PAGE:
The Corruption You Can Fix
by James Vonder Haar
It’s not often that people across the political spectrum can sit around the fire – preferably burning the carcass of some failed policy – and sing “kumbaya”together. It’s not often that a political reform coalesces that hits on every one of the significant tribal markers of each political party, and not oppose each other. It’s rare that substantive political change occurs with resounding majorities and agreement from every major think tank, whatever their politics.
So let’s take a moment to admire New Mexico:
The state Senate [of New Mexico] has just passed a sweeping bill that would virtually eliminate the practice of civil asset forfeiture and on this issue leave New Mexico as the most Fifth Amendment-friendly state in the country.”
So what exactly is civil forfeiture? It’s basically the process by which police can steal your stuff. No really, that’s it.
The doctrine goes all the way back to 1600s British Maritime law, though it unfortunately also has the imprimatur of democracy in the form of the Comprehensive Crime Control Act of 1984, passed at the height of War on Drugs hysteria. At its best, it represents the “fruit of the poisoned tree” sort of thinking- the property of drug lords has to go somewhere, and it might as well fund police departments. In practice, the due process protections are laughable. You don’t even have to be arrested, merely stopped, for civil forfeiture to occur. Indeed, according to the Institute for Justice “Eighty percent of people from whom the federal government seized property for forfeiture were never even charged with a crime.” Thanks to a legal fiction that allows the police to put the property itself on trial, rather than the accused, the already paper-thin due process shields might as well be shredded altogether. The burden of proof shifts to the accused, who must prove. through an arduous legal process, that his or her property was not complicit in criminal activity. The system doesn’t give a fig if the amount seized was too little to justify paying a lawyer or if you’re poor and can’t afford one in the first place. The New Mexico law abolishes civil forfeiture while still allowing for seizures in the event of a conviction, which even this libertarian can’t get too worked up about.
This cuts across the political aisle, to put it mildly. Random guy on the street? Tell him “police can steal your stuff without a conviction,” and he’s up in arms. Conservatives? They aren’t kidding about that whole “private property” thing. Liberals? The people targeted by civil forfeiture laws are most often the poor and minorities who lack the ability to challenge the system, and anyway it’s intimately related to the war on drugs. Libertarians? Having a fetish for private property AND a healthy fear of the police, they’re probably the biggest opponents.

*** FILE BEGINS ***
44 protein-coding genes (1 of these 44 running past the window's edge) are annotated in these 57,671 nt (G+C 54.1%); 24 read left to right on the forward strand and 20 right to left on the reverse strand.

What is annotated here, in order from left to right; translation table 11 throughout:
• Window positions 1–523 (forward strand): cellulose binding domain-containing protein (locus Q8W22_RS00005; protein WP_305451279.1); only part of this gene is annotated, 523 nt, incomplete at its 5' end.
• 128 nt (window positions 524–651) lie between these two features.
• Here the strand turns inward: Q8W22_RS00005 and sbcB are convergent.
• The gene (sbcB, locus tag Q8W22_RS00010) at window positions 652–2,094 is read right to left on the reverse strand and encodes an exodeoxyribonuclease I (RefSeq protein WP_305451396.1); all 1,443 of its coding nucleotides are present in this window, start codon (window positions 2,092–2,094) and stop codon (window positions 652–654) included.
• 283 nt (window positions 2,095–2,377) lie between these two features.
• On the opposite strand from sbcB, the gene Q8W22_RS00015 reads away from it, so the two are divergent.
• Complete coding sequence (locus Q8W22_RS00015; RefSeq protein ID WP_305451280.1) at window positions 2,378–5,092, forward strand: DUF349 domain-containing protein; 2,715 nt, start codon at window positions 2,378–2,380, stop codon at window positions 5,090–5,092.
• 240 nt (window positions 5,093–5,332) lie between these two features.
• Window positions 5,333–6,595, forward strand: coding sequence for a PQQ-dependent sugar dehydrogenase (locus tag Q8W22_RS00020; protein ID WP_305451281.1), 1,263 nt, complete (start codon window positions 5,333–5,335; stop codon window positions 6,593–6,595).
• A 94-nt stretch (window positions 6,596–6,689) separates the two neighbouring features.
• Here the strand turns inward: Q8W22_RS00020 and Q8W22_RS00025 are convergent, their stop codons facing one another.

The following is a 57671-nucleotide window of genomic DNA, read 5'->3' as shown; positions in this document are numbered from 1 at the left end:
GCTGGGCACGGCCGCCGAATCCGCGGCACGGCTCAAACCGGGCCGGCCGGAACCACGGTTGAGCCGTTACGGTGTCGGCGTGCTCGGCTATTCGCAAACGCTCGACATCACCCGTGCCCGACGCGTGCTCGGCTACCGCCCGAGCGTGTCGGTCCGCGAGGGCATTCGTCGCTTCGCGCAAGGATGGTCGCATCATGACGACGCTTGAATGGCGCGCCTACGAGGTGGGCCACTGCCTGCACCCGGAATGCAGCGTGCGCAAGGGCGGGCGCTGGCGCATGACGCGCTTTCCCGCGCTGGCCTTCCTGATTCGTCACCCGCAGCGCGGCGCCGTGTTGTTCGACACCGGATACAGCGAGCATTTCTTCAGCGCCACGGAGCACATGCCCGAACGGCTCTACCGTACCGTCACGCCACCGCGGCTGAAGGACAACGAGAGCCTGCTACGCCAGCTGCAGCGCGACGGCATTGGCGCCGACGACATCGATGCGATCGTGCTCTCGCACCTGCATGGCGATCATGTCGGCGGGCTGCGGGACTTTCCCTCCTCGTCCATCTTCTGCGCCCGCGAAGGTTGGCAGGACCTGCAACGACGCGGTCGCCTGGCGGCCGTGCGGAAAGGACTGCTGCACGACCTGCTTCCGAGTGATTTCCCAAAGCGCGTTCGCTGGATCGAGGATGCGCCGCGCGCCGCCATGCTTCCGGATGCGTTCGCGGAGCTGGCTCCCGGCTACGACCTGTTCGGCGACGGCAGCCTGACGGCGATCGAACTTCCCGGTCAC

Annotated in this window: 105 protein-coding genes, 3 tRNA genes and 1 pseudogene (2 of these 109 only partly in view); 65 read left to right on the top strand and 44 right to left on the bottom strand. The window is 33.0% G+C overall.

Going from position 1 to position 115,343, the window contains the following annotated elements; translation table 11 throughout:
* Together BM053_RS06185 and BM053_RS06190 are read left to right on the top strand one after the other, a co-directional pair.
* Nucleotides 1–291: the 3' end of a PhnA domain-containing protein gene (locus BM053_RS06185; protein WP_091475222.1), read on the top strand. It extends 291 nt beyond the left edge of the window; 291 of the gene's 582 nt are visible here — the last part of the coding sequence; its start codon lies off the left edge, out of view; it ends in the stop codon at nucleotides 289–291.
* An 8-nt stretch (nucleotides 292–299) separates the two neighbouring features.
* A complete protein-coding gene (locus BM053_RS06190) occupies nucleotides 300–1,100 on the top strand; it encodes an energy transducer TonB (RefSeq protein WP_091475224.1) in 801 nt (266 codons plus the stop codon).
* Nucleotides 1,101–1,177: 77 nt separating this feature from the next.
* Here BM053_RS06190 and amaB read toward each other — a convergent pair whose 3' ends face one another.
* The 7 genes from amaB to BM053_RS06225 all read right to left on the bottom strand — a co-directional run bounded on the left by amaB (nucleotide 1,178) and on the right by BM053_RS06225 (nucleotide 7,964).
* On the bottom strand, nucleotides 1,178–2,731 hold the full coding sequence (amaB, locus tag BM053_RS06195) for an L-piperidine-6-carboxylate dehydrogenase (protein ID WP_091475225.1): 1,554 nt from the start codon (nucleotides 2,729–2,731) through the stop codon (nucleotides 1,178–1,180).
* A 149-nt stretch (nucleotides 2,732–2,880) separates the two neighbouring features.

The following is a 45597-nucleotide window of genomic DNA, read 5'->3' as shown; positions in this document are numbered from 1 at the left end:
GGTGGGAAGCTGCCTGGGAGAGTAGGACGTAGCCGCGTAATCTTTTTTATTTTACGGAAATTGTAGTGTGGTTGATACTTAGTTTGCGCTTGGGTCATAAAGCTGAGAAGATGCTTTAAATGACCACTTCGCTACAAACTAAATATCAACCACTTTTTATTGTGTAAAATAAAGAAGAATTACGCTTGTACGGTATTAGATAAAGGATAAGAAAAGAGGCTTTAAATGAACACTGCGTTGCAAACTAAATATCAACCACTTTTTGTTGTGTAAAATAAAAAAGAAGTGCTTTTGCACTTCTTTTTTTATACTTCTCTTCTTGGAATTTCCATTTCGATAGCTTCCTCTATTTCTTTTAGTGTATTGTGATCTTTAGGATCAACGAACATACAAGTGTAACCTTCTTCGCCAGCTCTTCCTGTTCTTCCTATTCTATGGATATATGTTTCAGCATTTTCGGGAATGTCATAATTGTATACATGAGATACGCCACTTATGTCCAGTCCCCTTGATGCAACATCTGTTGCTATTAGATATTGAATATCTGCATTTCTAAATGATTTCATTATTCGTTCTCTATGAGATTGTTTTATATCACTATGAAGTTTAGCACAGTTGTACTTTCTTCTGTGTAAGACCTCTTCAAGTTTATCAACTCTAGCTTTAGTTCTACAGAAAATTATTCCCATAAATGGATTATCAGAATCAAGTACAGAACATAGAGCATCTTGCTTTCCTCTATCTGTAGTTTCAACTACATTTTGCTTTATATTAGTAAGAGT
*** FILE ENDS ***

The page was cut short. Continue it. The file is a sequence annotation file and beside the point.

It’s not surprising, then, that the forces of good pitched a shutout in New Mexico. 70-0 in the house. 42-0 in the Senate. I’ve some experience with the ground game of the ACLU-NM, having been a cog in the push for civil unions, and they’re an extraordinarily efficient organization. But you don’t rack up gaudy victories like that without the political fundamentals being substantially in your favor.
Indeed, seemingly all significant non-governmental entities were in favor of the legislation:
The bill was supported by the American Civil Liberties Union of New Mexico, the conservative think tank the Rio Grande Foundation, the Drug Policy Alliance and the libertarian law firm the Institute for Justice (IJ). In an e-mail, Peter Simonson of the ACLU-NM writes, “The sponsor was the Republican chair of the House Judiciary Committee and the bill had strong bipartisan support throughout the legislative process, passing both chambers unanimously.”
It is not, then, political consensus that we lack. It’s political will. This seems like one of those classic barber-licensing schemes political scientists go on about that hurts everyone, but not enough for anybody to actually do anything about it.
Well, screw that, and screw those political scientists. This is one issue that probably isn’t on your state representative’s radar, but who will almost certainly back you once you bring it to his or her attention, whatever their party affiliation. This is the lowest hanging fruit in American politics I can find – one with broad bipartisan support and of undoubted utility which has only languished because of will. Most of the time, the skeptics are right; your voice is drowned out in a chorus of other conflicting voices. But here?
E-mailing or calling your state representative or senator can really move the needle. This is a queer opportunity of limited knowledge and broad political support that doesn’t come along very often. Utilize it, and contact your state representative about the issue.
[Picture via Wiki Commons]